The interviewees were hopeful that the Affordable Care Act would have a positive impact on reducing the insurance barrier.

Best practices

These 6 healthcare professionals provided several recommendations to improve the healthcare system’s ability to recruit and conduct clinical trials. The following focused on addressing

the funding issues:

• Work together as an organization to advocate to legislative bodies for additional funding

• Collaborate with cancer center fundraising efforts to support clinical trials

• Identify private foundations interested in supporting clinical trials

• Support many different types of clinical trials from industry-supported, which often have adequate funding, to cooperative and investigator initiated ones

• Recognize the importance and support clinical trials with personnel, office space, and resources to achieve clinical trial goals

• Consider the clinician support and system capacity prior to conducting trials. Only conduct trials that would be most cost effective, with responsible conduct and good clinical practice

There were also several recommendations related to coordination challenges:

• Encourage healthcare system leaders to begin the conversation about clinical trials in order to promote positive publicity and raise awareness among cancer patients and communities

• Invest in at least 1 person dedicated to being a clinical trials coordinator/expert within the healthcare organization

• Ensure that new technologies, such as electronic medical records, will support clinical trials efforts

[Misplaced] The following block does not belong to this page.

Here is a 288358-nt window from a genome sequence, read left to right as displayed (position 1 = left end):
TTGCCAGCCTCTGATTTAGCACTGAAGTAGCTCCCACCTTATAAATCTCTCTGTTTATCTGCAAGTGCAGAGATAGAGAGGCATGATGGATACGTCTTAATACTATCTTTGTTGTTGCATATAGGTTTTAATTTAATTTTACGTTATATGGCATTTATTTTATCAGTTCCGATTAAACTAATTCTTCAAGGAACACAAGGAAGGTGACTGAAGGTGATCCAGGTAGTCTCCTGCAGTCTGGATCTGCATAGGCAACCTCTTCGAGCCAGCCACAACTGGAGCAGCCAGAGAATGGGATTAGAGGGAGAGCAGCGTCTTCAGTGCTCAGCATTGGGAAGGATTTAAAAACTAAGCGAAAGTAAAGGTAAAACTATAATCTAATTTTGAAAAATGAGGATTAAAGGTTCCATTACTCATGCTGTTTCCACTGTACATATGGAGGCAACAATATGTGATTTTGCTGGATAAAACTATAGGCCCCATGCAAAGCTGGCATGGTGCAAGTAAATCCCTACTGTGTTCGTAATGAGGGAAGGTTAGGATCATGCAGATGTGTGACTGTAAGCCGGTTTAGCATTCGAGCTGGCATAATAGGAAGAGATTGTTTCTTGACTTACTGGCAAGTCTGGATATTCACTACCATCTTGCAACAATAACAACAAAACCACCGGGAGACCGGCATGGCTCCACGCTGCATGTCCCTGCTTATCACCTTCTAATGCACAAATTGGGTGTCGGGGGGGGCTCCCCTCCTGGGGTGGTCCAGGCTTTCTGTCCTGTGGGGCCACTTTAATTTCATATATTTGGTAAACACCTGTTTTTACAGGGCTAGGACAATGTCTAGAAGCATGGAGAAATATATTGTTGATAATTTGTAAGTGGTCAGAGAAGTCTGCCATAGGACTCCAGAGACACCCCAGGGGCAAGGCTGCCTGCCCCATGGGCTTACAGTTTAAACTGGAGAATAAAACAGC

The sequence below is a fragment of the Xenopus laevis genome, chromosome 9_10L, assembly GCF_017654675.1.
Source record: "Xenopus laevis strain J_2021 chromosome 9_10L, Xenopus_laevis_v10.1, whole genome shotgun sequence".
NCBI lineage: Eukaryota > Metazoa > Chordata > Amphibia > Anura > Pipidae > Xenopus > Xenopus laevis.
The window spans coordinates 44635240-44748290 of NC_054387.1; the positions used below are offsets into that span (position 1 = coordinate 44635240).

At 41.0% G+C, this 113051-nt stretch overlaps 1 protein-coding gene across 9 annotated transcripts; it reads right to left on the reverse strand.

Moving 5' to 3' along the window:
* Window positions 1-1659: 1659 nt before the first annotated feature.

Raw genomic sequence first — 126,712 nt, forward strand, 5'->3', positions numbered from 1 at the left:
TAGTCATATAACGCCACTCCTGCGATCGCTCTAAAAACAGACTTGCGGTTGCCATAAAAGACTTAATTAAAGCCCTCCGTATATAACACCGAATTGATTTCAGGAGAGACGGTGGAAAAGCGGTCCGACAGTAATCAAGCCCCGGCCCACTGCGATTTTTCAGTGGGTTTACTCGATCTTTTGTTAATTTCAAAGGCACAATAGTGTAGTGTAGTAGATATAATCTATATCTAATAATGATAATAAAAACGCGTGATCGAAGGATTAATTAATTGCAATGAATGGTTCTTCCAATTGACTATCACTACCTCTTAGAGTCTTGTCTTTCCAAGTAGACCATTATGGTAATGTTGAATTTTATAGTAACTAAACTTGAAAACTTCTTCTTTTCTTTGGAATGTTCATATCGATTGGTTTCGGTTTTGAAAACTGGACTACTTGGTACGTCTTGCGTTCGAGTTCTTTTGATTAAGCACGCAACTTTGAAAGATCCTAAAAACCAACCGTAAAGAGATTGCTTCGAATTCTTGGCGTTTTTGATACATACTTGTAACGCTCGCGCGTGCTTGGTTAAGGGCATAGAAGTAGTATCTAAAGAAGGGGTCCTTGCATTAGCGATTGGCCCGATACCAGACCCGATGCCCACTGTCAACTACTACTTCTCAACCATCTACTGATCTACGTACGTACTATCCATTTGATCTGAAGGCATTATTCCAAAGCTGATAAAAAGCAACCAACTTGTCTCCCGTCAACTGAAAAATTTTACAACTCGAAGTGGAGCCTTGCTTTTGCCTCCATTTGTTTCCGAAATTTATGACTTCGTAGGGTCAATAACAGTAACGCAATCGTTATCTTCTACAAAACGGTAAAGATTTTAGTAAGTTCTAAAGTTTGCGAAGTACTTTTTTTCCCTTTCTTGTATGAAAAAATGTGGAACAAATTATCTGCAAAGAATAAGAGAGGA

• Combine practices to create bigger networks that would support clinical trials

• Include clinical trial participation metrics into dashboards and other measures of performance

Although it may take time for a healthcare organization to implement these best practices, a priority consistently recommended by all 6 healthcare professionals included having a dedicated clinical trials person. As Byrne said, “There is agreement that it is important to have one person dedicated to being a clinical trials expert—a research nurse—where all she does is

talk with patients about clinical trials, knows what trials are available and coordinates the process.”References

1. Murthy VH, Krumholz HM, Gross CP. Participation in cancer clinical trials: Race-, sex-, and age-based disparities. JAMA. 2004;291(22):2720—2726. doi:10.1001/jama.291.22.2720.

2. Green L. One in five cancer trials end too early, but GU studies not more likely. http://www.onclive.com/conference-coverage/gu-2014/One-in-Five-Cancer-Trials-End-Too-Earlybut-GU-Studies-Not-More-Likely. Published January 28, 2014. Accessed February 6, 2014.

3. American Society of Clinical Oncology. Insurance coverage for clinical trial participants. http://www.asco.org/practice-research/insurance-coverage-clinical-trial-participants?et_cid=33233356&et_rid=619104094&linkid =http%3a%2f%2fwww.asco.org%2fpracticeresearch%2finsurance-coverage-clinical-trial-participants. Accessed February 4, 2014.